135 million fewer multidimensional poor in 2021 compared to 2015: NITI Aayog | Latest News India - Hindustan Times
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135 million fewer multidimensional poor in 2021 compared to 2015: NITI Aayog index

Jul 18, 2023 04:51 AM IST

Multidimensional poverty in India has decreased from 24.85% in 2015-16 to 14.96% in 2019-21, says a report

Multidimensional poverty in India has decreased from 24.85% in 2015-16 to 14.96% in 2019-21, according to a report on National Multidimensional Poverty Index (MPI) released by the NITI Aayog on July 17. This is equivalent to lifting an estimated 135 million people out of multidimensional poverty according to population projections used by the report. The intensity of deprivation that the poor experienced has also come down in the five years, according to the report, adding that these improvements are likely a result of government support on various kinds of household amenities.

The report said that India is on target to meet its SDG for multi-dimensional poverty (HT Photo)
The report said that India is on target to meet its SDG for multi-dimensional poverty (HT Photo)

Also read: India has almost wiped out extreme poverty: International Monetary Fund

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“The remarkable progress achieved through extremely low deprivation rates especially for electricity, access to bank accounts and drinking water, reflects the Government’s unwavering commitment to improving citizens’ lives and creating a brighter future for all”, NITI Aayog said in a press release, underlining the importance of welfare schemes launched by the Modi government in bringing down multidimensional poverty, which measures access to basic utilities and services. The parameters considered are aligned with the sustainable development goals (SDGs, which have a deadline of 2030); they span three dimensions, health (three indicators), education (two), and standard of living (seven). The report said that India is on target to meet its SDG for multidimensional poverty.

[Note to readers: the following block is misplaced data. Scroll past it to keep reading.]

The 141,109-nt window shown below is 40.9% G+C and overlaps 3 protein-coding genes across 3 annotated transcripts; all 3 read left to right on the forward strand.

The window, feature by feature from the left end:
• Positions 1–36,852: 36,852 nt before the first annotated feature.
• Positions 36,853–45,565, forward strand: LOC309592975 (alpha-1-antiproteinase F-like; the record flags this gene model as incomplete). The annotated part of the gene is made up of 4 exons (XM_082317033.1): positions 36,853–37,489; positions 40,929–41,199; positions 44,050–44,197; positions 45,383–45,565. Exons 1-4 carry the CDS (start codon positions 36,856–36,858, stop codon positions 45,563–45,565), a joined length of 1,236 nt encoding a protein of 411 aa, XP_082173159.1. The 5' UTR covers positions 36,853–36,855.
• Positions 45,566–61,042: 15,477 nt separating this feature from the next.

To be sure, a fall in multidimensional poverty may not necessarily mean an increase in income or wealth and the findings are on expected lines as they are based on the results from the fifth round (2019-21) of National Family and Health Survey, which shows an improvement on all indicators compared to its previous round in 2015-16.

The MPI report released on July 17 uses the National Family Health Survey (NFHS) to create an index of poverty that gives the same weightage to health and education in measuring poverty as it does to standard of living. A person is considered poor if they don’t meet the benchmark for a weighted 33% of the 12 indicators MPI uses across health, education, and living standards. It is the share of such multidimensionally poor people that has decreased to 14.96%. MPI, by its definition does not count the number of people who might be earning below a particular threshold, which is the conventional approach to measure poverty . Anyway, because India does not have a consumption expenditure survey after 2011-12 -- the 2017-18 findings were junked by the government -- it does not have a poverty line-based headcount ratio after 2011-12.